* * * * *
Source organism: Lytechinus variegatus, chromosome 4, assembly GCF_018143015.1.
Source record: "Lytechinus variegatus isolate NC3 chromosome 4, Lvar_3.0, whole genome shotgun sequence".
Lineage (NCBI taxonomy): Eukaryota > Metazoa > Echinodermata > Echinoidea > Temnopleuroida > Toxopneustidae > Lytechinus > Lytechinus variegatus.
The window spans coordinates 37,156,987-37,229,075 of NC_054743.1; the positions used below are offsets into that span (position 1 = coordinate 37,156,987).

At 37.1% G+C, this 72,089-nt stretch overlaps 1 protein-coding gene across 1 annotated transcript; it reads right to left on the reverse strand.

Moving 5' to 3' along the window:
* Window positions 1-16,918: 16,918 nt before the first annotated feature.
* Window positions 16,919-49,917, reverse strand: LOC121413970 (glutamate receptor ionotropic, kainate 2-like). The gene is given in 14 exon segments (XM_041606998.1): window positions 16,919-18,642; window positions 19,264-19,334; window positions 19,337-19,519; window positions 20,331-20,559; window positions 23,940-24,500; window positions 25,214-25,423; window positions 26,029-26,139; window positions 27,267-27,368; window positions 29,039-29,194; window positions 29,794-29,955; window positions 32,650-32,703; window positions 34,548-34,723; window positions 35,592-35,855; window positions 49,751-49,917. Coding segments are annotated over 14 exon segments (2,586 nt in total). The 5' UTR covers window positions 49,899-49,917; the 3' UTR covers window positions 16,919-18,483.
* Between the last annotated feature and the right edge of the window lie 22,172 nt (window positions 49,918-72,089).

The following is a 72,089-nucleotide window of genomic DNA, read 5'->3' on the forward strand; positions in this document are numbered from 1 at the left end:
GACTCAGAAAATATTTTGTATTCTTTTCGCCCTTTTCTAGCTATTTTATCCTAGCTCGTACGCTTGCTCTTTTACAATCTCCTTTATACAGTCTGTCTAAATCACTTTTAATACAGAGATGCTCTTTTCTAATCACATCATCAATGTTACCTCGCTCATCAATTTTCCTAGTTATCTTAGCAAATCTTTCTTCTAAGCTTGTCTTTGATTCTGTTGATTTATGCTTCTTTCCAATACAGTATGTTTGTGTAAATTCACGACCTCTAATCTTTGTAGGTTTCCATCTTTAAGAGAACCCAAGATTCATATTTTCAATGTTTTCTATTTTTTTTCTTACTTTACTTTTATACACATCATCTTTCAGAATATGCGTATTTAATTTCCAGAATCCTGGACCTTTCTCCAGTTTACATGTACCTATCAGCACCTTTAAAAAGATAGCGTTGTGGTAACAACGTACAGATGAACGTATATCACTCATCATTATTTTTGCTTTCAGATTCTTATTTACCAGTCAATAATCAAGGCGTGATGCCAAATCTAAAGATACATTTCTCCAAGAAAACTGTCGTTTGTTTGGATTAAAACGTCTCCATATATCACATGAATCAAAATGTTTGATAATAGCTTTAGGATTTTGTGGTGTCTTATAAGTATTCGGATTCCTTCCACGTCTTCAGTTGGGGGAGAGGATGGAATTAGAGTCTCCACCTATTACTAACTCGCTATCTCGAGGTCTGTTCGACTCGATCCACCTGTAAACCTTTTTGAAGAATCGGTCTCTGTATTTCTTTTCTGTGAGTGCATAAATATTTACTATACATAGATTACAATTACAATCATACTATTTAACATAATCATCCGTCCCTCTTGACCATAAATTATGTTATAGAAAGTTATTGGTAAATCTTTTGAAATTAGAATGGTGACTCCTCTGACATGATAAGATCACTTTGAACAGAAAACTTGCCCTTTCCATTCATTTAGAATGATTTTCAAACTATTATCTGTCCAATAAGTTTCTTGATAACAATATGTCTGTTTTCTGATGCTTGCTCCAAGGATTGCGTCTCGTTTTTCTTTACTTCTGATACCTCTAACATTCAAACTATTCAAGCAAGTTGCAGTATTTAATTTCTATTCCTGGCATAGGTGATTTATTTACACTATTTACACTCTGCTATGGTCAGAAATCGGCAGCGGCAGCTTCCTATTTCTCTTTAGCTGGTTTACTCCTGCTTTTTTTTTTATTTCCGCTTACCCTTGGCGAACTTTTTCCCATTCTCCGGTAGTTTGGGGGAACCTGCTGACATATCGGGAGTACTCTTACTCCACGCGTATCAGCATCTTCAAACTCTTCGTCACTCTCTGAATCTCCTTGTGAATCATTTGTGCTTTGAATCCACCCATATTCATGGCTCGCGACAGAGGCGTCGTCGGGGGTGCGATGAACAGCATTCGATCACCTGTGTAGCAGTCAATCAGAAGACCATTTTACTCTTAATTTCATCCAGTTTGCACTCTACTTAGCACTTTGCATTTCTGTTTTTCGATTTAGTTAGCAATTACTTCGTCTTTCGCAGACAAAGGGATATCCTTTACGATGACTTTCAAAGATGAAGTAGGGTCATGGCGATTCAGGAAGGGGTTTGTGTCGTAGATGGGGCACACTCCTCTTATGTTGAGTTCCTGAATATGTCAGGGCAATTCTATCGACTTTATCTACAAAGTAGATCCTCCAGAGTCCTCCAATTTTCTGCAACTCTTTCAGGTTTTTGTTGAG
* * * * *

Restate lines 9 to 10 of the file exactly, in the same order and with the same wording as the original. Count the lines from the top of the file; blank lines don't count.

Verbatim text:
* Between the last annotated feature and the right edge of the window lie 22,172 nt (window positions 49,918-72,089).

The following is a 72,089-nucleotide window of genomic DNA, read 5'->3' on the forward strand; positions in this document are numbered from 1 at the left end: